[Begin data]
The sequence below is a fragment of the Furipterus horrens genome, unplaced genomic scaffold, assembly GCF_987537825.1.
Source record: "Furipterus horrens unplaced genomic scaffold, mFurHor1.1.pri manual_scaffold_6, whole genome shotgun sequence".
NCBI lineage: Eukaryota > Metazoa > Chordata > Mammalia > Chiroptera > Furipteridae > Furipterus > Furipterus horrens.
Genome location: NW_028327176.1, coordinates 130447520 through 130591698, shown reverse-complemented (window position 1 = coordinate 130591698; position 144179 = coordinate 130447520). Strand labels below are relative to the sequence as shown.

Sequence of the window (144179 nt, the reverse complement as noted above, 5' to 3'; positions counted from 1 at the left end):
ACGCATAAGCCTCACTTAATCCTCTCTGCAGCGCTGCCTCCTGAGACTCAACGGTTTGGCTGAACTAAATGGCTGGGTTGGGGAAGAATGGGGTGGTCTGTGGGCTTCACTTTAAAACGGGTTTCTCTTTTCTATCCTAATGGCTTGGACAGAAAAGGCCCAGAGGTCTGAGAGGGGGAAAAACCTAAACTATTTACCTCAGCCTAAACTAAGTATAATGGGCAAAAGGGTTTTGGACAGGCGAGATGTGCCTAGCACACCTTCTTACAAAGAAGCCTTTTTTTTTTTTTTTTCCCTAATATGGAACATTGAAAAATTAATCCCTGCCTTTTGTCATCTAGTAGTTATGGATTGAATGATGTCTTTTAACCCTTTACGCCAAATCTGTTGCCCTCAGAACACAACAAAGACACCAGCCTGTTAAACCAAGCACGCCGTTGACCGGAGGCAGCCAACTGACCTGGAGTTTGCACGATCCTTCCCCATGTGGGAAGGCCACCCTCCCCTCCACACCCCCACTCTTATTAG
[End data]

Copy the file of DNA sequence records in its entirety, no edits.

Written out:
The sequence below is a fragment of the Furipterus horrens genome, unplaced genomic scaffold, assembly GCF_987537825.1.
Source record: "Furipterus horrens unplaced genomic scaffold, mFurHor1.1.pri manual_scaffold_6, whole genome shotgun sequence".
NCBI lineage: Eukaryota > Metazoa > Chordata > Mammalia > Chiroptera > Furipteridae > Furipterus > Furipterus horrens.
Genome location: NW_028327176.1, coordinates 130447520 through 130591698, shown reverse-complemented (window position 1 = coordinate 130591698; position 144179 = coordinate 130447520). Strand labels below are relative to the sequence as shown.

Sequence of the window (144179 nt, the reverse complement as noted above, 5' to 3'; positions counted from 1 at the left end):
ACGCATAAGCCTCACTTAATCCTCTCTGCAGCGCTGCCTCCTGAGACTCAACGGTTTGGCTGAACTAAATGGCTGGGTTGGGGAAGAATGGGGTGGTCTGTGGGCTTCACTTTAAAACGGGTTTCTCTTTTCTATCCTAATGGCTTGGACAGAAAAGGCCCAGAGGTCTGAGAGGGGGAAAAACCTAAACTATTTACCTCAGCCTAAACTAAGTATAATGGGCAAAAGGGTTTTGGACAGGCGAGATGTGCCTAGCACACCTTCTTACAAAGAAGCCTTTTTTTTTTTTTTTTCCCTAATATGGAACATTGAAAAATTAATCCCTGCCTTTTGTCATCTAGTAGTTATGGATTGAATGATGTCTTTTAACCCTTTACGCCAAATCTGTTGCCCTCAGAACACAACAAAGACACCAGCCTGTTAAACCAAGCACGCCGTTGACCGGAGGCAGCCAACTGACCTGGAGTTTGCACGATCCTTCCCCATGTGGGAAGGCCACCCTCCCCTCCACACCCCCACTCTTATTAG